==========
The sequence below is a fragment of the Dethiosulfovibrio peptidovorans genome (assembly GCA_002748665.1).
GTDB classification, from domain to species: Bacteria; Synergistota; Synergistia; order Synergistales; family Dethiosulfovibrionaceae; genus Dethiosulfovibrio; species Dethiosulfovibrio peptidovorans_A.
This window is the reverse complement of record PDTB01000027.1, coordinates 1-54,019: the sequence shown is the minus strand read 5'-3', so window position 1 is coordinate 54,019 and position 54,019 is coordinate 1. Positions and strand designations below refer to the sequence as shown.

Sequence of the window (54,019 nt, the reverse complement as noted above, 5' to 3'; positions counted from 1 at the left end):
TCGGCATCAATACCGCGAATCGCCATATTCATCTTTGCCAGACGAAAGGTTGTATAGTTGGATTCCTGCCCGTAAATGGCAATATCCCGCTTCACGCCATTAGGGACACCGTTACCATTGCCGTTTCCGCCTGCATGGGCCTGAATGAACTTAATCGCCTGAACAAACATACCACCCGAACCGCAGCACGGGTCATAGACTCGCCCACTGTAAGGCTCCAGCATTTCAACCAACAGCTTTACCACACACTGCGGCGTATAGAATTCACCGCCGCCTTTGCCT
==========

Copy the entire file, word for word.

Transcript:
The sequence below is a fragment of the Dethiosulfovibrio peptidovorans genome (assembly GCA_002748665.1).
GTDB classification, from domain to species: Bacteria; Synergistota; Synergistia; order Synergistales; family Dethiosulfovibrionaceae; genus Dethiosulfovibrio; species Dethiosulfovibrio peptidovorans_A.
This window is the reverse complement of record PDTB01000027.1, coordinates 1-54,019: the sequence shown is the minus strand read 5'-3', so window position 1 is coordinate 54,019 and position 54,019 is coordinate 1. Positions and strand designations below refer to the sequence as shown.

Sequence of the window (54,019 nt, the reverse complement as noted above, 5' to 3'; positions counted from 1 at the left end):
TCGGCATCAATACCGCGAATCGCCATATTCATCTTTGCCAGACGAAAGGTTGTATAGTTGGATTCCTGCCCGTAAATGGCAATATCCCGCTTCACGCCATTAGGGACACCGTTACCATTGCCGTTTCCGCCTGCATGGGCCTGAATGAACTTAATCGCCTGAACAAACATACCACCCGAACCGCAGCACGGGTCATAGACTCGCCCACTGTAAGGCTCCAGCATTTCAACCAACAGCTTTACCACACACTGCGGCGTATAGAATTCACCGCCGCCTTTGCCT